Use this URL to cite or link to this record in EThOS: https://ethos.bl.uk/OrderDetails.do?uin=uk.bl.ethos.748805
Title: Effect of pH on hydrogen pick-up and corrosion of Zircaloy-4
Author: Sayers, James
ISNI:       0000 0004 7232 3562
Awarding Body: University of Oxford
Current Institution: University of Oxford
Date of Award: 2017
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Abstract:
This thesis was part of the MUZIC-2 collaboration and describes the effect of different water chemistries on the corrosion and hydrogen pick-up in Zircaloy-4. Samples of Zircaloy-4 were oxidised in an autoclave containing pure water at 360°C (pH360 = 6.15) and at 350°C in an elevated pH (pH350 = 8.82, with 50% deuterated water) compared to commercial reactors. They were examined by scanning transmission electron microscopy (STEM), Thermal Desorption Spectroscopy (TDS) and Secondary Ion Mass Spectroscopy (SIMS). There was a change in the oxidation rate for the samples exposed to different environments, in part from the difference in the oxidation temperature and in part due to the pH of the oxidising environment, although it is the elevated pH which has a lower oxidation rate in the pre-transition regime. The oxide-metal (OM) interface was characterised along with second phase particles (SPPs) present in the metal and the oxide. It was found that the region of oxygen-saturated zirconium (OSZ) and ZrO follow a cyclical growth pattern which has the same periodicity as the advance of the OM interface. The OSZ gradually thickens as the oxidation rate decreases in the late pre-transition period, before disappearing after transition and then growing again in the second cycle of oxidation. The thickness of the layers formed appears to be independent of the pH used in the experiments. The oxidation of Fe and Cr and the Fe/Cr ratio in SPPs were examined. The SPPs were oxidised after the surrounding Zr oxidised. The Fe/Cr content in the middle of the SPPs decreased quickly as the Fe was found to migrate towards cracks formed at the edge of SPPs. Cr migrated much more slowly towards the cracks than Fe and oxidised before Fe. The hydrogen/deuterium content of the samples was measured with TDS. Two characteristic desorption peaks for hydrogen have been found at ~350°C and ~650°C. The latter occurs when the difference in free energy between hydrogen in the metal and in the gas phase becomes positive. There is a delay to the desorption when an oxide layer is present, until the temperature reaches the point at which it is dissolved into the metal, allowing the hydrogen to desorb. The hydrogen pick-up during the first 1.5 μm of oxide growth was similar for both environments. For thicker oxides the samples exposed to pure water showed four times the amount of hydrogen pick-up compared to the high pH samples. The modelling of hydrogen desorption from Zr was carried out using the Tritium Migration and Analysis Program (TMAP). It was possible to replicate the low temperature peak with the literature values for the binding energy of hydrogen with Zr and the hydrogen diffusion activation energy (ED), but for the high temperature peak the required ED was higher than the literature value. An attempt at modelling both peaks simultaneously is shown.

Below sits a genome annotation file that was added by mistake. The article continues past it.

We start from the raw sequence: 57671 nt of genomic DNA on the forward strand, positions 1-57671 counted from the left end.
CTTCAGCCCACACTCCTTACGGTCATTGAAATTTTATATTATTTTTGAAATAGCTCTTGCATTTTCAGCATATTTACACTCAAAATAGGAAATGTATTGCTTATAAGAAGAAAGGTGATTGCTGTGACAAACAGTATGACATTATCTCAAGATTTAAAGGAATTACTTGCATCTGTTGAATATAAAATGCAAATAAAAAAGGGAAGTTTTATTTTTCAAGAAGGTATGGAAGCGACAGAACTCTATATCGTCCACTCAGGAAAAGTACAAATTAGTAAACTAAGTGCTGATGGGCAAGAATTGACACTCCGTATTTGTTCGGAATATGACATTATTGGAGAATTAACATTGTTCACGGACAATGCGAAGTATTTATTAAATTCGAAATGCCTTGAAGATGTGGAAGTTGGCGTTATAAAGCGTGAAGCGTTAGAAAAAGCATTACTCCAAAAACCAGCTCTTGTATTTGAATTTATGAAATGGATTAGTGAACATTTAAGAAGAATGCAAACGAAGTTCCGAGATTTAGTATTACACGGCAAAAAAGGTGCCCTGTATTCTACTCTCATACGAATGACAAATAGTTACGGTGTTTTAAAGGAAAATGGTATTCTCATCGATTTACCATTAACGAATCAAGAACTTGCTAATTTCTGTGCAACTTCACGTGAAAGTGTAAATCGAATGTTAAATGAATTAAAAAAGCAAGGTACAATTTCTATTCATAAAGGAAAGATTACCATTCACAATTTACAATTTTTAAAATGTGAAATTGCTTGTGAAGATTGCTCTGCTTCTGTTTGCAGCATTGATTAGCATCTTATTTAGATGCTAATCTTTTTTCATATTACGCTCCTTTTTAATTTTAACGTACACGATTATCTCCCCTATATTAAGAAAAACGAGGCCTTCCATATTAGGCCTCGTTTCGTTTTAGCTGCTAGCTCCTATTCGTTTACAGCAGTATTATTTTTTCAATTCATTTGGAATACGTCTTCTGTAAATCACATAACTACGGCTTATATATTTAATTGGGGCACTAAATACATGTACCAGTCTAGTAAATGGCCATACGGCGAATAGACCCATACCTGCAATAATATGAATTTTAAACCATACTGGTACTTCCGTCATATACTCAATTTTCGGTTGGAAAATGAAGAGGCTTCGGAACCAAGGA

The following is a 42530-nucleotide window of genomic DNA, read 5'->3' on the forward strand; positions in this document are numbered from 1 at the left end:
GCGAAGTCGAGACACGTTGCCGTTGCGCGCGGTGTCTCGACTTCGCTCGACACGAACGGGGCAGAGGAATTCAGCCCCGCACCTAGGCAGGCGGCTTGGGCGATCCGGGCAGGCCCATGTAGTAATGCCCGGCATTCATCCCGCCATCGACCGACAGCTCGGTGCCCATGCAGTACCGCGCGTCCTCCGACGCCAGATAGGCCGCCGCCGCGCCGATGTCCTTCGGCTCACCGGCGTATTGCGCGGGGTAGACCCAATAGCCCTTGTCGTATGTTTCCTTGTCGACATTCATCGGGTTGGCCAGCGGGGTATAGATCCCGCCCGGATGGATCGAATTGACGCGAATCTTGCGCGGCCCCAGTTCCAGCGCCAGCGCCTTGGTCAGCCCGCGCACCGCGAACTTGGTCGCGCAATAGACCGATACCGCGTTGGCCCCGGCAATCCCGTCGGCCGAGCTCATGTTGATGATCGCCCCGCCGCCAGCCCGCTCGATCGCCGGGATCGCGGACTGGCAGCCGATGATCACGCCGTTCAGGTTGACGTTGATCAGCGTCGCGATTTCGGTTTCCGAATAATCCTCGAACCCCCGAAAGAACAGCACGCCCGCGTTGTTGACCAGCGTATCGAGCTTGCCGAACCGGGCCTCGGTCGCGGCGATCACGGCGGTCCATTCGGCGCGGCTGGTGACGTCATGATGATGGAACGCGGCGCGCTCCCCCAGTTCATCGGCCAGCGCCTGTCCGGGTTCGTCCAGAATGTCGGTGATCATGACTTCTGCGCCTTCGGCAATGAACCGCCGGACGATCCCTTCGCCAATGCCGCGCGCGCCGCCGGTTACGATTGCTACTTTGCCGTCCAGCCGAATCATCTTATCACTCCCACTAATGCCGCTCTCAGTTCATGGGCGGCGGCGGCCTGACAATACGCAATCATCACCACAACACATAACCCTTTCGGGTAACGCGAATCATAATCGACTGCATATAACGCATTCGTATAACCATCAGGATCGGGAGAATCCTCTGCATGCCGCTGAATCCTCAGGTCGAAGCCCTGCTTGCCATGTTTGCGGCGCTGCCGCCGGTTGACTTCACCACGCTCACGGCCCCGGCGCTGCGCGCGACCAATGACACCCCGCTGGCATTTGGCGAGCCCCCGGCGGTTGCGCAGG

Supervisor: Ortner, Susan ; Lozano-Perez, Sergio Sponsor: Not available
Qualification Name: Thesis (Ph.D.) Qualification Level: Doctoral
EThOS ID: uk.bl.ethos.748805  DOI: Not available
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